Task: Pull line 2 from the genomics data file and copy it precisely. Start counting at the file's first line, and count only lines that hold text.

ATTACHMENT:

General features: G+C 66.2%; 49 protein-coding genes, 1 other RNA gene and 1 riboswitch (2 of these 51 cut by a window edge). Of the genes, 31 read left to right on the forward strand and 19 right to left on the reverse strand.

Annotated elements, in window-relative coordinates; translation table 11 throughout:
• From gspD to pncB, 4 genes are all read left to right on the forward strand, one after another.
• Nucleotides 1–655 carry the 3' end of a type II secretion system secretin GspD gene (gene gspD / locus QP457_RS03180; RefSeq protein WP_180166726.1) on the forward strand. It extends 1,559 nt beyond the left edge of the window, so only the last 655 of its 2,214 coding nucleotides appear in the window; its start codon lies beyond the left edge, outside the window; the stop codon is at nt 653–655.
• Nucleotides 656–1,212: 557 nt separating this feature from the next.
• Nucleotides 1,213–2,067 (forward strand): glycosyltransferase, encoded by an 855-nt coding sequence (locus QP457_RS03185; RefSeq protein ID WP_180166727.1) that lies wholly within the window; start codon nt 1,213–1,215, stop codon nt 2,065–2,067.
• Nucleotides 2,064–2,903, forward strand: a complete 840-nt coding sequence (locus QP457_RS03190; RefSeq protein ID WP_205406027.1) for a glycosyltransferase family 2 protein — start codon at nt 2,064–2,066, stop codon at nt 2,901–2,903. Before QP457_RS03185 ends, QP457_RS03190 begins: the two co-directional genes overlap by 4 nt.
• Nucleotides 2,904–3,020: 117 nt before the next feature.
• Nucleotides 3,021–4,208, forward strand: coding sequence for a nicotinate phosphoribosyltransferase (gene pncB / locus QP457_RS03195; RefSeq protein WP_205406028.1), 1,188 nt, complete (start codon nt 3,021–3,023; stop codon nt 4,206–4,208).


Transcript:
Annotated elements, in window-relative coordinates; translation table 11 throughout: